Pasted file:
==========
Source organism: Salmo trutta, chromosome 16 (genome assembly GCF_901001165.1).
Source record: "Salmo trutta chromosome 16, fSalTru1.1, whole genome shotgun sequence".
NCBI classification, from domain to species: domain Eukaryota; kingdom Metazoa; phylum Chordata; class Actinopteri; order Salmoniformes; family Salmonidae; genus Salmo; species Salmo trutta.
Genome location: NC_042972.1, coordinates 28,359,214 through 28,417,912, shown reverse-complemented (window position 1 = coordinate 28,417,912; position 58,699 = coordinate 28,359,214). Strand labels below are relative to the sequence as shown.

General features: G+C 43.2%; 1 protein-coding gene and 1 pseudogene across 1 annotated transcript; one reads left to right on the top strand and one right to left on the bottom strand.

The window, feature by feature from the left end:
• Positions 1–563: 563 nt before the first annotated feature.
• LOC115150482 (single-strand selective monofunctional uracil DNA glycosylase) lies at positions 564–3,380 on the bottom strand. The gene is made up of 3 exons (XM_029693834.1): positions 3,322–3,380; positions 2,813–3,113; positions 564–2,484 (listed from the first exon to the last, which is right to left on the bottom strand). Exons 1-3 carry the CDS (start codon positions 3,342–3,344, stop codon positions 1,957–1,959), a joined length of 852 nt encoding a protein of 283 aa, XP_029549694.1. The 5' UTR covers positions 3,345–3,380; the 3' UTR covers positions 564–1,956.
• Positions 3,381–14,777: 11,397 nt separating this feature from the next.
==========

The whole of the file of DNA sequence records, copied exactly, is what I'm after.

Source organism: Salmo trutta, chromosome 16 (genome assembly GCF_901001165.1).
Source record: "Salmo trutta chromosome 16, fSalTru1.1, whole genome shotgun sequence".
NCBI classification, from domain to species: domain Eukaryota; kingdom Metazoa; phylum Chordata; class Actinopteri; order Salmoniformes; family Salmonidae; genus Salmo; species Salmo trutta.
Genome location: NC_042972.1, coordinates 28,359,214 through 28,417,912, shown reverse-complemented (window position 1 = coordinate 28,417,912; position 58,699 = coordinate 28,359,214). Strand labels below are relative to the sequence as shown.

General features: G+C 43.2%; 1 protein-coding gene and 1 pseudogene across 1 annotated transcript; one reads left to right on the top strand and one right to left on the bottom strand.

The window, feature by feature from the left end:
• Positions 1–563: 563 nt before the first annotated feature.
• LOC115150482 (single-strand selective monofunctional uracil DNA glycosylase) lies at positions 564–3,380 on the bottom strand. The gene is made up of 3 exons (XM_029693834.1): positions 3,322–3,380; positions 2,813–3,113; positions 564–2,484 (listed from the first exon to the last, which is right to left on the bottom strand). Exons 1-3 carry the CDS (start codon positions 3,342–3,344, stop codon positions 1,957–1,959), a joined length of 852 nt encoding a protein of 283 aa, XP_029549694.1. The 5' UTR covers positions 3,345–3,380; the 3' UTR covers positions 564–1,956.
• Positions 3,381–14,777: 11,397 nt separating this feature from the next.